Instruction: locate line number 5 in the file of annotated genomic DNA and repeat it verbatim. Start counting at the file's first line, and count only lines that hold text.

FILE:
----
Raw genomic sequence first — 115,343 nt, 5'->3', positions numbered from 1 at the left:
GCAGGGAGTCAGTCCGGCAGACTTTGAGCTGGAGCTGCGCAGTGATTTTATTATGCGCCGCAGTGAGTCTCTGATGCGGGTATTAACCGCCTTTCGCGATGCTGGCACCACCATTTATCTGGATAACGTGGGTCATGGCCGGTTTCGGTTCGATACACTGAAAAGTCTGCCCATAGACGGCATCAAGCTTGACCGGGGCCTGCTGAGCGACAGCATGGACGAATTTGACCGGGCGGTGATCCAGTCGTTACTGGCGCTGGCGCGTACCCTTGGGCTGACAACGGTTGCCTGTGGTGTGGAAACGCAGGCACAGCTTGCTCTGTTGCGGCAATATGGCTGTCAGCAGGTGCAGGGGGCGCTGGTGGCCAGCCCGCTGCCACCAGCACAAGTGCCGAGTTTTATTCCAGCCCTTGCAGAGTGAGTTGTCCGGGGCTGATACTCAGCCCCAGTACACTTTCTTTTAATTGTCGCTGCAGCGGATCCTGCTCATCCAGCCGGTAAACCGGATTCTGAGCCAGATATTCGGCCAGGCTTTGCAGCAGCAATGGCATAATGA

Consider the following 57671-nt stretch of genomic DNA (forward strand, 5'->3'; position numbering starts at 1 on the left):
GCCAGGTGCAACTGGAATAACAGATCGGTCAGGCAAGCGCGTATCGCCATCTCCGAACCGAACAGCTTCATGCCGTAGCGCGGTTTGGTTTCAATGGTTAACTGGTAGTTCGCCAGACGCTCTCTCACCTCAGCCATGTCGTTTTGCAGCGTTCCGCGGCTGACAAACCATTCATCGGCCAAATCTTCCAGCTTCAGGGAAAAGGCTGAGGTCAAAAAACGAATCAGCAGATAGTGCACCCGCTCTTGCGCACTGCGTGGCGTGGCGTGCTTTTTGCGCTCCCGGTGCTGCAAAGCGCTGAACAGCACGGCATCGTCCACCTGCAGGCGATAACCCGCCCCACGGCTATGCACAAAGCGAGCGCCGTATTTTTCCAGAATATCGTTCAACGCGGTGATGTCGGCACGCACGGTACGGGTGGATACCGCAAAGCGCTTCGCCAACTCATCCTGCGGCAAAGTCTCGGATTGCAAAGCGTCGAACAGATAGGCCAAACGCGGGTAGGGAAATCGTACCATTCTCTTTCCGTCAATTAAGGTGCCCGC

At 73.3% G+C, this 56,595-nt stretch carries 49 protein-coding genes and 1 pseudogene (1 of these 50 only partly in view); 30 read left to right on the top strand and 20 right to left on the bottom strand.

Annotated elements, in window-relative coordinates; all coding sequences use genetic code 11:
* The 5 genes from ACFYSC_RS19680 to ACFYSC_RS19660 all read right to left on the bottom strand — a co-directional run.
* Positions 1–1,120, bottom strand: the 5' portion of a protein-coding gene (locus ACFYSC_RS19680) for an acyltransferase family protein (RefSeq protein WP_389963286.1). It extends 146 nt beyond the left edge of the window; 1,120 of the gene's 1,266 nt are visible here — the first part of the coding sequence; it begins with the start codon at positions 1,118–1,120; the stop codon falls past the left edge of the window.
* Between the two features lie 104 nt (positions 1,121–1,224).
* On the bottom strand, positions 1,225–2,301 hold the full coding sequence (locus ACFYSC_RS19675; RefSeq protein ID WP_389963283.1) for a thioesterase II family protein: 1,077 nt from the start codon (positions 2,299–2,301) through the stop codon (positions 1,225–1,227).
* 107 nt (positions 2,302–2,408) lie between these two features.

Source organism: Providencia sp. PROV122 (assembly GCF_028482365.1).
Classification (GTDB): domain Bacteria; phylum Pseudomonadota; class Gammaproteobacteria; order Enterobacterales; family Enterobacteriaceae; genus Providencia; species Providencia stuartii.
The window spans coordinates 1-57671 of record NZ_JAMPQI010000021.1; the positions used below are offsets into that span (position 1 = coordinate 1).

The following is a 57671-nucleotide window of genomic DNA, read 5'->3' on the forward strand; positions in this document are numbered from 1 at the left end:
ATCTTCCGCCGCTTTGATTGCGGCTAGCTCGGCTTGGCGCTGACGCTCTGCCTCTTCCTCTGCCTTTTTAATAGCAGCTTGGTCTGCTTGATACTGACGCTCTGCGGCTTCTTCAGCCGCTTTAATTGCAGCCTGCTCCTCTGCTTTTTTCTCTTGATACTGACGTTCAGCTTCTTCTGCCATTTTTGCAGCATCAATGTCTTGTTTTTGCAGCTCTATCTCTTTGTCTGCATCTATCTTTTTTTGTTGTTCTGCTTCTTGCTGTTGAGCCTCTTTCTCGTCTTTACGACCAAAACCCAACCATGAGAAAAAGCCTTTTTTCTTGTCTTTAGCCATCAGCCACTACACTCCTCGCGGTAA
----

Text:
At 73.3% G+C, this 56,595-nt stretch carries 49 protein-coding genes and 1 pseudogene (1 of these 50 only partly in view); 30 read left to right on the top strand and 20 right to left on the bottom strand.